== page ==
Sources: The Library of Congress Country Studies; CIA World Factbook
Drilling a water well in Okposi region of southern Nigeria, east of Niger River
Traditional cultivators throughout Nigeria used elemental irrigation systems long before the colonial period. These systems included seasonally inundated depressions in upland areas of the south and parts of the middle belt that received heavy rainfall, shallow swamps, and seasonally flooded riverine land. In the north, shadoof irrigation was also used along rivers, and some use was made of wells. Smallholders were using traditional methods to irrigate about 120,000 hectares in the 1950s and about 800,000 hectares in the late 1970s.
In 1949 the Northern Region established the first government irrigation agency. By the end of the 1960s, government projects-- all relatively small--brought 9,000 hectares under irrigation. The severe Sahel drought of 1972-74 resulted in the expenditure of large sums for irrigation development by the federal government and by some state governments during the third plan, 1975-80. In 1975 the federal government established the Ministry of Water Resources and in 1976 created eleven river basin development authorities with responsibility for irrigation and the comprehensive development of water resources. Major irrigation projects after the mid-1970s included the South Chad Irrigation Project in Borno State, the Bakolori Project in Sokoto State, and the Kano River Project.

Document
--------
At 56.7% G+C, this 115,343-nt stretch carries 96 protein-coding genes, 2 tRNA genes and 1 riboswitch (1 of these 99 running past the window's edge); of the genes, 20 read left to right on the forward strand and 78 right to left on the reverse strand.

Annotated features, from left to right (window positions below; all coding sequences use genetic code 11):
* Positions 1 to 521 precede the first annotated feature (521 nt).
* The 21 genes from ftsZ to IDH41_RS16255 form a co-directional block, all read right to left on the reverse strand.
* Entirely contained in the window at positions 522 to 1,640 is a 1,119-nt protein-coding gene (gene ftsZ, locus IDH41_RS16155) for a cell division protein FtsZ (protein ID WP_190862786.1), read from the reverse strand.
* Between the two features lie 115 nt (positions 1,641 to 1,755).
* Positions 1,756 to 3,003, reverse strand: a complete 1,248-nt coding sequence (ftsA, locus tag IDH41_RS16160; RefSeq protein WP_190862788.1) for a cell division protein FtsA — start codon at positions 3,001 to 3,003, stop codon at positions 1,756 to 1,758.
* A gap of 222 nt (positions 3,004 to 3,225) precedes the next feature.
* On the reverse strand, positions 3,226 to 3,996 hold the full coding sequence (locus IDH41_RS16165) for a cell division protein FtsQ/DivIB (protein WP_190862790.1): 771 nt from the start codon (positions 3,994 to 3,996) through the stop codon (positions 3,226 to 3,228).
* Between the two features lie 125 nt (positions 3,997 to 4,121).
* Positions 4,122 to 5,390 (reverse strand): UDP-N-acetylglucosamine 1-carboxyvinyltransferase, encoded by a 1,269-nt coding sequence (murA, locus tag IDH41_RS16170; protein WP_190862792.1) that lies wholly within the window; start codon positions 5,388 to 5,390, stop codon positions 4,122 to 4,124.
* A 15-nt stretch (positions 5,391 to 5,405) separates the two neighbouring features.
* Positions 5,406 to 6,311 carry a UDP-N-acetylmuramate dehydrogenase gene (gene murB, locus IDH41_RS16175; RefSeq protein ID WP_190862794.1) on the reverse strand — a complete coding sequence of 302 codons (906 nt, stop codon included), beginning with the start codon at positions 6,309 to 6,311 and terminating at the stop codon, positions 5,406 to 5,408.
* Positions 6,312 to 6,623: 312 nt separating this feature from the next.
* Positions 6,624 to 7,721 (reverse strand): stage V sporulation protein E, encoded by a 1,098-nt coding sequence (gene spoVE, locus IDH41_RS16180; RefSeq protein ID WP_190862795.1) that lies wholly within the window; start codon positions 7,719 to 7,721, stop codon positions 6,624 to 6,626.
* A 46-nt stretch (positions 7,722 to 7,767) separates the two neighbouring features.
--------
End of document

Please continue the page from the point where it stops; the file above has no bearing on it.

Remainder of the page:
Data as of June 1991
NOTE: The information regarding Nigeria on this page is re-published from The Library of Congress Country Studies and the CIA World Factbook. No claims are made regarding the accuracy of Nigeria Irrigation information contained here. All suggestions for corrections of any errors about Nigeria Irrigation should be addressed to the Library of Congress and the CIA.